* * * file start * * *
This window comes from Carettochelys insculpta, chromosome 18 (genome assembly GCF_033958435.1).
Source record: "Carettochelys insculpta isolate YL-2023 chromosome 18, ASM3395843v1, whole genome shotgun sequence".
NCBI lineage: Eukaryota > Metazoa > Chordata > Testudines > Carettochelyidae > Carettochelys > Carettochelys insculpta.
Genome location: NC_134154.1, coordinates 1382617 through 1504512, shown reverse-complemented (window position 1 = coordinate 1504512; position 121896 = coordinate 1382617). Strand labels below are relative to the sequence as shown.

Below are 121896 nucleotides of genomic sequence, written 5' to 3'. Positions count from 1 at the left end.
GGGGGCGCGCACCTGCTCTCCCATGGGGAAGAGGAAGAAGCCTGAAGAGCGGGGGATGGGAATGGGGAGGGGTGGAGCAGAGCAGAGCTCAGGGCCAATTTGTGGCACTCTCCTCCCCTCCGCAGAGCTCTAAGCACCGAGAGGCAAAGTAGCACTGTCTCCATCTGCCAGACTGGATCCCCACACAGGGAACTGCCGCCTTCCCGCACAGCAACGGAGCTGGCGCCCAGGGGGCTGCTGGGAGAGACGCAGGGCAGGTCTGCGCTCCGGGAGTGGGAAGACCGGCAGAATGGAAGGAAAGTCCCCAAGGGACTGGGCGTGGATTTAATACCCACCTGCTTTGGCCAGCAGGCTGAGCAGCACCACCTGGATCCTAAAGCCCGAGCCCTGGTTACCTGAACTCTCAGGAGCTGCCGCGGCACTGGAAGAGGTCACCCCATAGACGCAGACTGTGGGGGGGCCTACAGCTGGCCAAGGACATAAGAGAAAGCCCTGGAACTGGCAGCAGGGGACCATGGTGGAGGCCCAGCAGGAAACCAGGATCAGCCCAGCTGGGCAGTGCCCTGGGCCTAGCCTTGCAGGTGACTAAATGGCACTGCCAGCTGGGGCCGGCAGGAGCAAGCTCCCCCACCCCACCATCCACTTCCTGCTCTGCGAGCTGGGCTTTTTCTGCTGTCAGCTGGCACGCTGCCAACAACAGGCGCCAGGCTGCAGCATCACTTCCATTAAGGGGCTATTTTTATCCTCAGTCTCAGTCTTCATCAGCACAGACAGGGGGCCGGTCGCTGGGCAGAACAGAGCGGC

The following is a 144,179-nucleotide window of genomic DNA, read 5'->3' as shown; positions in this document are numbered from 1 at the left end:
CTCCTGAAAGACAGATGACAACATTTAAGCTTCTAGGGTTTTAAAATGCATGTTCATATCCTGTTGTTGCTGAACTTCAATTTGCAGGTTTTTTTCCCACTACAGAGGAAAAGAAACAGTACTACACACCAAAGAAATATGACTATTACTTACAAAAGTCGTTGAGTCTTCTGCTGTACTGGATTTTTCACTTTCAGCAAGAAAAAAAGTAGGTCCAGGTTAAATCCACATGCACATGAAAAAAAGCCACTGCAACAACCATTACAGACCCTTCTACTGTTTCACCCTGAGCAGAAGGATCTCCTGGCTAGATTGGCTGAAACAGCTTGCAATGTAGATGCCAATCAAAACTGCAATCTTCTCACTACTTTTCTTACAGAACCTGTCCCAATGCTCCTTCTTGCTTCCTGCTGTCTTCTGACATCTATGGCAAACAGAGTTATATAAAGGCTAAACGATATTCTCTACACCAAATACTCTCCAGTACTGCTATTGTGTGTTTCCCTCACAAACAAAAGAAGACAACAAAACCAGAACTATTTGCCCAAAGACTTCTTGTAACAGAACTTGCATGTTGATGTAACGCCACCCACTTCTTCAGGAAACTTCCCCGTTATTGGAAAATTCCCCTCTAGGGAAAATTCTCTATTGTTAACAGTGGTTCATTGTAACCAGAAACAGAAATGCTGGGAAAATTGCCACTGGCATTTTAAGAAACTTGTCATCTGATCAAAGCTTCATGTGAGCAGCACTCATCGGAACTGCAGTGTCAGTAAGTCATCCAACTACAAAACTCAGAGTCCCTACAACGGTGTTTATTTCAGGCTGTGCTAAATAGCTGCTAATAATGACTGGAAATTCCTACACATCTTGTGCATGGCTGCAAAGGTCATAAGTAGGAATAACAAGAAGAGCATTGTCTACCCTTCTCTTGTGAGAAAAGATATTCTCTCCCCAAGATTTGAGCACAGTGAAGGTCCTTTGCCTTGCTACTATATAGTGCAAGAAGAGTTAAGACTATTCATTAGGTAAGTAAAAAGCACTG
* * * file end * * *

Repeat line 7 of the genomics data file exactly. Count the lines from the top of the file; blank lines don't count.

The following is a 144,179-nucleotide window of genomic DNA, read 5'->3' as shown; positions in this document are numbered from 1 at the left end: